This week in the St. Lawrence, giants of all colours amazed young and old observers alike. From grey seals to blue whales – not to mention white-sided dolphins – a wide range of marine mammals crisscrossed the cold waters of the Estuary and Gulf of St. Lawrence over the past few days!
A blue apparition
A few observers gathered at Cap de Bon-Désir and the Marine Environment Discovery Centre were treated to a big surprise last Sunday when Crinkle, a female blue whale, emerged from the waters of the St. Lawrence at this location. This regular visitor to the estuary made more than one person happy that morning! The passage of a large tuna at the same location was the icing on the cake on this eventful morning. The previous day, two other blue whales, including the well-known Chameau, also brought smiles to many faces when they were spotted between Tadoussac and Les Escoumins!
In the same area, a number of other marine mammals have been present in recent days: a fin whale and plenty of minke whales, not to mention numerous harbour porpoises and grey seals observed from shore and on the water. On August 19, the humpback whale Galaxy even spent some time playing in algaeon the water surface, a longtime marine mammal observer reported in amazement. Last week also marked the return of Irisept to the estuary, a humpback whale first identified in the gulf in 1997!
Passing through the mouth of the Saguenay Fjord throughout the week were minke whales, harbour seals and clusters of belugas. A solitary humpback whale was seen by a few lucky observers in Tadoussac Bay on the morning of August 23. A few hours later, a large whale was spotted near Baie Sainte-Marguerite, and the next morning, the presence of a humpback was reported a little farther down the fjord, at Anse de Roche. At this same spot, a group of about thirty belugas passed through on August 18.
In Baie Sainte-Marguerite, belugas have been reported every day over the past week. “Between 20 and 50 individuals, depending on the day,” says a GREMM drone pilot on site for the Window on Belugas project. Sometimes accompanied by calves, the groups reportedly even ventured upstream as far as Île Saint-Louis! Another small group of about five belugas made it to Saint-Irénée, according to a resident of the région.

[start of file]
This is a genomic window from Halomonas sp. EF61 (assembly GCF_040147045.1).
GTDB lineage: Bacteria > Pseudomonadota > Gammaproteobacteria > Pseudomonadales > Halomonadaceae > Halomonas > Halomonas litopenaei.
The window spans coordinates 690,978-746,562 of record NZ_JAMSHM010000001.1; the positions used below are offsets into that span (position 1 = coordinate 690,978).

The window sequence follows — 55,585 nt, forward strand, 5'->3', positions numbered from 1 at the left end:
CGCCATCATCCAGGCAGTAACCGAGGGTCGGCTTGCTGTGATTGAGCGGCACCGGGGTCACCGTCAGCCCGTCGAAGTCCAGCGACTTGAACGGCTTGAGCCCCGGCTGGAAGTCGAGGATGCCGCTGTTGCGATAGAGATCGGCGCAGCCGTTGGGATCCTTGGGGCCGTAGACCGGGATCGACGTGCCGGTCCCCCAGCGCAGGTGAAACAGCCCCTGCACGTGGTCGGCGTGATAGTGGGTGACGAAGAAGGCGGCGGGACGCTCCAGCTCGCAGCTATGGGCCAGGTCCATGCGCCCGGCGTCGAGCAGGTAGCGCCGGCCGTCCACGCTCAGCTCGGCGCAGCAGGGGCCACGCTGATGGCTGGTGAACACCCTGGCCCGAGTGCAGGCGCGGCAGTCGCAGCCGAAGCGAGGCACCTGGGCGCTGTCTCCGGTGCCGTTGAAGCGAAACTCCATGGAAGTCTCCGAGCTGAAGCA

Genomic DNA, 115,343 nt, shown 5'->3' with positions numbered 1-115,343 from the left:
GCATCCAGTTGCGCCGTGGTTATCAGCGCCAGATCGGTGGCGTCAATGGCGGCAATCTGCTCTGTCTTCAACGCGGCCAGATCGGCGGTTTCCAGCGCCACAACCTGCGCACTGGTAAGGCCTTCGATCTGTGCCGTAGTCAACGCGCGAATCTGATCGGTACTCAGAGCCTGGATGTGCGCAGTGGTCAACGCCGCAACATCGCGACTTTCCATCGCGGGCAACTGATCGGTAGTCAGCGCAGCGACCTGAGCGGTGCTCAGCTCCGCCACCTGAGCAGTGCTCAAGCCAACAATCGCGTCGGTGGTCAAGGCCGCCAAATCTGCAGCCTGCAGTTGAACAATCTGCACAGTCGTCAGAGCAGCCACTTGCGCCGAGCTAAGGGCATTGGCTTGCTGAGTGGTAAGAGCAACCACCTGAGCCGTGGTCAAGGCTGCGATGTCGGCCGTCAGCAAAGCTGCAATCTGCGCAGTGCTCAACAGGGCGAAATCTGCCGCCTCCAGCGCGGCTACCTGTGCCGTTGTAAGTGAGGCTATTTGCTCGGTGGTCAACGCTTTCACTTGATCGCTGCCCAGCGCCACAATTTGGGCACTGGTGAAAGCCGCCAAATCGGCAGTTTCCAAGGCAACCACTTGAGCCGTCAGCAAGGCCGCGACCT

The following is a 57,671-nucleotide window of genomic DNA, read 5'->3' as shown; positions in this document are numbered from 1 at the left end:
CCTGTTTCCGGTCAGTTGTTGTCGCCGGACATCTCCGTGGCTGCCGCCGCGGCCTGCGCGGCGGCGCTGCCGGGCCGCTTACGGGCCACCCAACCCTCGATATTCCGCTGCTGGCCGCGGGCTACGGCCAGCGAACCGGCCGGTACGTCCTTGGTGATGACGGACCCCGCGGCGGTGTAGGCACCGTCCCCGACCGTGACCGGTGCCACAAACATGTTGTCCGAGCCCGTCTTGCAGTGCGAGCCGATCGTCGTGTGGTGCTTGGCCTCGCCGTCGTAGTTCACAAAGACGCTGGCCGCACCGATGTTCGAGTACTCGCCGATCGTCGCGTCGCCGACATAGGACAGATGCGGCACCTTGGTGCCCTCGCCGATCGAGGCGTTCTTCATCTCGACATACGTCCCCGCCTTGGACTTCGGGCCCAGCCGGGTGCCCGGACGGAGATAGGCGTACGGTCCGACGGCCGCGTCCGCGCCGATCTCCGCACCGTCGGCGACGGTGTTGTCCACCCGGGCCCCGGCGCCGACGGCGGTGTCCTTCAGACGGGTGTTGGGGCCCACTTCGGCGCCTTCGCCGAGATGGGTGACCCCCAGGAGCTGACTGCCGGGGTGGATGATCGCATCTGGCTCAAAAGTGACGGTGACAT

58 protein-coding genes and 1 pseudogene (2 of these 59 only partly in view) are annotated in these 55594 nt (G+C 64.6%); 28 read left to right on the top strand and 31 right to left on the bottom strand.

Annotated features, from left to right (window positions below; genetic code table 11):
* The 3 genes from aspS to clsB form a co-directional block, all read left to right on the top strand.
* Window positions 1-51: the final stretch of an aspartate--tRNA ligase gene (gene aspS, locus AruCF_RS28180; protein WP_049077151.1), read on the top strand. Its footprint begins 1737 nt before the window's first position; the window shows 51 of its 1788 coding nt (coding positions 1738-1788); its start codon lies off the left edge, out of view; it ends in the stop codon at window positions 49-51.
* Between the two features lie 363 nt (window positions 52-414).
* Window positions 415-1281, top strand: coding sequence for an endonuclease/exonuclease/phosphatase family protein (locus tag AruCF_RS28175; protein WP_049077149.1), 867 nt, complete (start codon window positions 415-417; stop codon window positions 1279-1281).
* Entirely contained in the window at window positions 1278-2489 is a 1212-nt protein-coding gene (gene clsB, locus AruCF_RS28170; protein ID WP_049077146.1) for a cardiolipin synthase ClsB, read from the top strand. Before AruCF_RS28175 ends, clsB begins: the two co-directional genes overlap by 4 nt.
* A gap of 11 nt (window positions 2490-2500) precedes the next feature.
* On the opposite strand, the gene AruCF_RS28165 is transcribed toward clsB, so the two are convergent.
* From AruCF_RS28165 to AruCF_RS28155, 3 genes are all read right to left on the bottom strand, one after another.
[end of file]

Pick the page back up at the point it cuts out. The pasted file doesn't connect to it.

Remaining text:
Two-tone whales in Gaspé waters
Gaspésie also saw its share of marine mammals this week! Early in the week, humpback whales were seen breaching in Gaspé Bay, much to the delight of observers! Fin whales, minke whales, harbour porpoises and Atlantic white-sided dolphins – occasionally accompanied by grey and harbour seals – were also seen frolicking in the area. On August 21, two minke whales were seen off Grande-Vallée while a little farther west, it was one humpback and four minke whales near Les Îlets and three minke whales off Matane that caught observers by surprise!
The same day, an avid kayaker encountered several harbour seals near Rivière-du-Loup. “I don’t think the sighting is anything special, it’s just rare that an observer passes through the area in a boat or a kayak!” he exclaims. Off the coast of Cacouna, a dozen or so belugas passed by, while a few grey seals were seen from the Rivière-du-Loup marina by an observer from the Marine Mammal Observation Network (MMON).
Colour in the Mingan sector
“Numerous minke whales, roughly a hundred grey seals north of Île Nue, a porbeagle shark and several porpoises” were all recently observed near Mingan, enthusiastically explains a local whale enthusiast. Humpbacks, blue whales and minke whales were also identified in the area by the Mingan Island Cetacean Study (MICS). Several Atlantic white-sided dolphins, white-beaked dolphins and grey seals were also seen swimming in these waters over the past few days.
In the vicinity of Sept-Îles, two humpback whales were seen passing through early in the week, and a very special observation was made here by the Sept-Îles Education and Research Centre (CERSI):a white cross hydromedusa, a very rare species in the region! Near the shores of Franquelin, it’s minke whales, seals and harbour porpoises that are being talked about, points out one resident of the region.
Whether black, white, grey or even blue, we never grow tired of admiring these marine mammals from one end of the St. Lawrence to the other!
Weekly sighting map
These data were reported by our network of observers. The observations give a rough idea of the presence of whales, but do not in any way represent the true distribution of cetaceans in the St. Lawrence. Enjoy!
Click on the whale or seal icons to see the species, number of individuals observed, additional information or photos of the sighting. To zoom in on the map, click on the icon in the upper right corner. The map works well on Chrome and Firefox, but less so on Safari.
To display the list of observations, click on the icon in the upper left corner.
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